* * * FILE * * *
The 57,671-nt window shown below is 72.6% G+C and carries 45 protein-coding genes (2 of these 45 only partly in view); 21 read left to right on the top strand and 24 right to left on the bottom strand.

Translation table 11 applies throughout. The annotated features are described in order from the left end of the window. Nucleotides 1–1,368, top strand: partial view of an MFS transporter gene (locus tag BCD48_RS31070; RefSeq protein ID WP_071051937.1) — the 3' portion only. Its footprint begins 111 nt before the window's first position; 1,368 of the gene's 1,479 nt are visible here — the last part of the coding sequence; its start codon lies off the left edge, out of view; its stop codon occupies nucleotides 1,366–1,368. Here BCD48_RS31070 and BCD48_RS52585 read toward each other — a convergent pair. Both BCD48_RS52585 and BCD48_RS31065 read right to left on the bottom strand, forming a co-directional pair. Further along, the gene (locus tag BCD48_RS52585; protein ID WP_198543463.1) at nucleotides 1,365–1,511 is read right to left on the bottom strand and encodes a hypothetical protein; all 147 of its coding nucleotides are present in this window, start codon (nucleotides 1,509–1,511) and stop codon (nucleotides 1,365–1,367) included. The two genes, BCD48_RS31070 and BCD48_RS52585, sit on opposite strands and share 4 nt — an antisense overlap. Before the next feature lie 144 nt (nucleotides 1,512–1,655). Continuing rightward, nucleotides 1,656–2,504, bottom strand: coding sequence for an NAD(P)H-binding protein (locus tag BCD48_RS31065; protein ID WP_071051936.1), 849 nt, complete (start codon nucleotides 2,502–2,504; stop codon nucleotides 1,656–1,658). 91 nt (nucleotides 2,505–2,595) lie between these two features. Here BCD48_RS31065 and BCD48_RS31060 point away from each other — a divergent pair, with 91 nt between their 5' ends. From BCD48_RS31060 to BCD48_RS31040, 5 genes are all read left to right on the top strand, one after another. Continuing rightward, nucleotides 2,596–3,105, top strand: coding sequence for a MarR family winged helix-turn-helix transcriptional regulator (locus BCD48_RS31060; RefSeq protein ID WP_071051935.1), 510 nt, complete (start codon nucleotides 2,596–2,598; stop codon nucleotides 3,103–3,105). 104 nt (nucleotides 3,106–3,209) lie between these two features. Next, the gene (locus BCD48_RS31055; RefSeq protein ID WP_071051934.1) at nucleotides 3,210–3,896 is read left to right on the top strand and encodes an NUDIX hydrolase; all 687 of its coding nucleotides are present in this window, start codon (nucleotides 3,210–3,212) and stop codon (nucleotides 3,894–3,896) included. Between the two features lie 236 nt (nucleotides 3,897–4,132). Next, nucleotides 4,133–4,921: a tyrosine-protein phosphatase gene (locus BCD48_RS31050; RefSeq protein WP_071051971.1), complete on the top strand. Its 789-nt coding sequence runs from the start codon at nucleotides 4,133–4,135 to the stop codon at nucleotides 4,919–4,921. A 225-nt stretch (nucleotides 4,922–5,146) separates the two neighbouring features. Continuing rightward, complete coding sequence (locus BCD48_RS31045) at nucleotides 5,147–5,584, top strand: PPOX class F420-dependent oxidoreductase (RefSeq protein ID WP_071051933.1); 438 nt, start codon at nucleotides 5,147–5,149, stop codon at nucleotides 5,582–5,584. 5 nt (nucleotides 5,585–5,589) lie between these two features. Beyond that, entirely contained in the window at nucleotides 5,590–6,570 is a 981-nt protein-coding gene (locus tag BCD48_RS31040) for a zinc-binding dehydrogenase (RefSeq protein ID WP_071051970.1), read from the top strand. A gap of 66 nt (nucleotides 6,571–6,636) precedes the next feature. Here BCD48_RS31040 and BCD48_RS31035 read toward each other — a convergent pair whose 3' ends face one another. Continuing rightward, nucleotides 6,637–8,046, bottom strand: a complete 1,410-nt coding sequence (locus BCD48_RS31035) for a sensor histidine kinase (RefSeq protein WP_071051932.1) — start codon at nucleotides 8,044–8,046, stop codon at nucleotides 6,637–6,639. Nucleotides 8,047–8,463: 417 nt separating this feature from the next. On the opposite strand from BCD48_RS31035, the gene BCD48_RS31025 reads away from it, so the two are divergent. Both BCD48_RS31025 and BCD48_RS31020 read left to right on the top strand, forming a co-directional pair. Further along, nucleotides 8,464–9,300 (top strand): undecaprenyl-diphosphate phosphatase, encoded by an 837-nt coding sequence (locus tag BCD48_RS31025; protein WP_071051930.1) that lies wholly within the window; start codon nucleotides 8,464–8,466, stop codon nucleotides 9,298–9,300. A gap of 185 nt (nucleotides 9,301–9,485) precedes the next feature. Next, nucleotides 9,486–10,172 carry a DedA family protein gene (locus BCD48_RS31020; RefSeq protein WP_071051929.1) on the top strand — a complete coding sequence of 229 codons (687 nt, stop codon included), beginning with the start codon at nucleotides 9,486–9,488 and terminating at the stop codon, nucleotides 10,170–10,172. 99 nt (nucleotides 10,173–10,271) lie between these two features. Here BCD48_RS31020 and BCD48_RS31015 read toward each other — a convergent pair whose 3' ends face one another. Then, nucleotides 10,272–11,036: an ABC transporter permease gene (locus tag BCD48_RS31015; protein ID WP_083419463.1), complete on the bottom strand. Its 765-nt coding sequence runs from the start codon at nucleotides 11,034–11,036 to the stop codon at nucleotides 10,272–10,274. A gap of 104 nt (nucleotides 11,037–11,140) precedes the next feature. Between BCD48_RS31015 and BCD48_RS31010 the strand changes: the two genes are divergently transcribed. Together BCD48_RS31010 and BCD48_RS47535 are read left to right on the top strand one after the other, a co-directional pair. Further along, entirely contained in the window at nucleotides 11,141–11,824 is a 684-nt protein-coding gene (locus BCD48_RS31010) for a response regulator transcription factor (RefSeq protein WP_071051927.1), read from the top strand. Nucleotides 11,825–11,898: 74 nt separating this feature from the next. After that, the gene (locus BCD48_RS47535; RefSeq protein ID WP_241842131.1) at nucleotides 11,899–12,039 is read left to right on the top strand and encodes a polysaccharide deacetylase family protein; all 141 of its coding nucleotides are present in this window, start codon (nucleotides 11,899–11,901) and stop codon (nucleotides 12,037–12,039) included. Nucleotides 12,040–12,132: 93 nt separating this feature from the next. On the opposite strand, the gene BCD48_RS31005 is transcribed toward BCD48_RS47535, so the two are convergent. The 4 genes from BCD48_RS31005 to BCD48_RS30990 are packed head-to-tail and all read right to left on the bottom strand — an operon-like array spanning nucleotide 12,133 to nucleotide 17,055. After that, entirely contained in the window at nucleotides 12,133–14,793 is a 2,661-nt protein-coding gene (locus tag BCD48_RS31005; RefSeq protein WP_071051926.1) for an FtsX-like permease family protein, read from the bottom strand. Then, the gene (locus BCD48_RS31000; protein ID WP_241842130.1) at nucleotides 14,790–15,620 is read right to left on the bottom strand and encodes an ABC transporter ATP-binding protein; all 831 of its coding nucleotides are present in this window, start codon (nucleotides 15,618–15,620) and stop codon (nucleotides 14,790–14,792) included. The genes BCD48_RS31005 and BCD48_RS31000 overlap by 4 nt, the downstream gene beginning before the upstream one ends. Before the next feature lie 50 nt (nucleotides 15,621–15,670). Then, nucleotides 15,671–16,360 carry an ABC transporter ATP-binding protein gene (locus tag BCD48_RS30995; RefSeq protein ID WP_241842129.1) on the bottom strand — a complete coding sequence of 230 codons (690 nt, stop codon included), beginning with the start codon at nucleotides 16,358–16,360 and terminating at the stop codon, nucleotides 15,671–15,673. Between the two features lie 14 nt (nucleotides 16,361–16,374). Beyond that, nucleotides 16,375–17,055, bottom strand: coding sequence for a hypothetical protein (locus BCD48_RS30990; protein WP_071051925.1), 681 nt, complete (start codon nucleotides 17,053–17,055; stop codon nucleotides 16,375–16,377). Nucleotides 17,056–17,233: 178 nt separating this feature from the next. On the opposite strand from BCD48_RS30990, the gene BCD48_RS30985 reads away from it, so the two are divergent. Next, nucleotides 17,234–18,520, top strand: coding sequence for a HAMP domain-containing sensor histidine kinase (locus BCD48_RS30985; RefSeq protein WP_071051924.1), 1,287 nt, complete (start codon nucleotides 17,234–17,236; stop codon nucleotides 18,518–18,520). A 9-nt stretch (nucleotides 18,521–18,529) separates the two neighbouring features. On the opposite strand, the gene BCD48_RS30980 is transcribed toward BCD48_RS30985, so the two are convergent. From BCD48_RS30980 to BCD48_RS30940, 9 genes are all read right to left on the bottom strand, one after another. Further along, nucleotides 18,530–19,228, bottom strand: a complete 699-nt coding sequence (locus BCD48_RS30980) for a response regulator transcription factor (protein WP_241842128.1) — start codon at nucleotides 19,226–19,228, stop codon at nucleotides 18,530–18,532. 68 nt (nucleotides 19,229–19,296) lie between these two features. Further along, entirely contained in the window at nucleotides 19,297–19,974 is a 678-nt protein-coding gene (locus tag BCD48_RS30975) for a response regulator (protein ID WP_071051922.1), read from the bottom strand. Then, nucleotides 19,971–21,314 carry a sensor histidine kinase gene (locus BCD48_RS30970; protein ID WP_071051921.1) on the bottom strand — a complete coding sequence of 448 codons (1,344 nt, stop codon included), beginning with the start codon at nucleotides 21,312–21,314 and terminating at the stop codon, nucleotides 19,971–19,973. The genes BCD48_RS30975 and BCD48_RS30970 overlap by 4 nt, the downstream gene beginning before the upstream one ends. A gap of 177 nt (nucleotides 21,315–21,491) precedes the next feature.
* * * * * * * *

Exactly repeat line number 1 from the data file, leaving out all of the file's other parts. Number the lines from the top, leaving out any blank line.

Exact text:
The 57,671-nt window shown below is 72.6% G+C and carries 45 protein-coding genes (2 of these 45 only partly in view); 21 read left to right on the top strand and 24 right to left on the bottom strand.